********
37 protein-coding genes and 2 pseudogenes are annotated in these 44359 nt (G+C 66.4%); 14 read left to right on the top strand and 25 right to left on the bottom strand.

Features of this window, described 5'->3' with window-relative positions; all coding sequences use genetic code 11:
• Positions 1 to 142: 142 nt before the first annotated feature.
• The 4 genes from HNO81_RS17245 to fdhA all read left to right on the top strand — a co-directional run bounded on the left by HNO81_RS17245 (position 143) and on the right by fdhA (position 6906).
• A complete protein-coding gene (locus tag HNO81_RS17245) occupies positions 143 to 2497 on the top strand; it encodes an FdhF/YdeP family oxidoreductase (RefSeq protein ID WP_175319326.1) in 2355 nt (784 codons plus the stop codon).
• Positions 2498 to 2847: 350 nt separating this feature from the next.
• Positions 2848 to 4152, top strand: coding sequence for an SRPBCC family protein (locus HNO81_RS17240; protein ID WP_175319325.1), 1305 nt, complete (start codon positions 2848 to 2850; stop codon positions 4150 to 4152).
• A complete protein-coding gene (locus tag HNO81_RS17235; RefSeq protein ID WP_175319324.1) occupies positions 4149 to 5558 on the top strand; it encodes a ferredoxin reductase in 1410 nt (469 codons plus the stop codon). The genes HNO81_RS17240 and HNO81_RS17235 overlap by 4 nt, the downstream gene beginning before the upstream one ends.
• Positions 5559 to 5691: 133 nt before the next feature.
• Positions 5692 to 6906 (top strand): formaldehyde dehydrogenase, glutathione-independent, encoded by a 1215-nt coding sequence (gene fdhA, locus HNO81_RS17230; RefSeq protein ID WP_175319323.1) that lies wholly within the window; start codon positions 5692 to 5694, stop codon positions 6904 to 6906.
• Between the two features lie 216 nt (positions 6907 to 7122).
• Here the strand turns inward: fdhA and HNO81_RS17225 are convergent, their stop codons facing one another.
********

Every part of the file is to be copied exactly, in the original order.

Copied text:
37 protein-coding genes and 2 pseudogenes are annotated in these 44359 nt (G+C 66.4%); 14 read left to right on the top strand and 25 right to left on the bottom strand.

Features of this window, described 5'->3' with window-relative positions; all coding sequences use genetic code 11:
• Positions 1 to 142: 142 nt before the first annotated feature.
• The 4 genes from HNO81_RS17245 to fdhA all read left to right on the top strand — a co-directional run bounded on the left by HNO81_RS17245 (position 143) and on the right by fdhA (position 6906).
• A complete protein-coding gene (locus tag HNO81_RS17245) occupies positions 143 to 2497 on the top strand; it encodes an FdhF/YdeP family oxidoreductase (RefSeq protein ID WP_175319326.1) in 2355 nt (784 codons plus the stop codon).
• Positions 2498 to 2847: 350 nt separating this feature from the next.
• Positions 2848 to 4152, top strand: coding sequence for an SRPBCC family protein (locus HNO81_RS17240; protein ID WP_175319325.1), 1305 nt, complete (start codon positions 2848 to 2850; stop codon positions 4150 to 4152).
• A complete protein-coding gene (locus tag HNO81_RS17235; RefSeq protein ID WP_175319324.1) occupies positions 4149 to 5558 on the top strand; it encodes a ferredoxin reductase in 1410 nt (469 codons plus the stop codon). The genes HNO81_RS17240 and HNO81_RS17235 overlap by 4 nt, the downstream gene beginning before the upstream one ends.
• Positions 5559 to 5691: 133 nt before the next feature.
• Positions 5692 to 6906 (top strand): formaldehyde dehydrogenase, glutathione-independent, encoded by a 1215-nt coding sequence (gene fdhA, locus HNO81_RS17230; RefSeq protein ID WP_175319323.1) that lies wholly within the window; start codon positions 5692 to 5694, stop codon positions 6904 to 6906.
• Between the two features lie 216 nt (positions 6907 to 7122).
• Here the strand turns inward: fdhA and HNO81_RS17225 are convergent, their stop codons facing one another.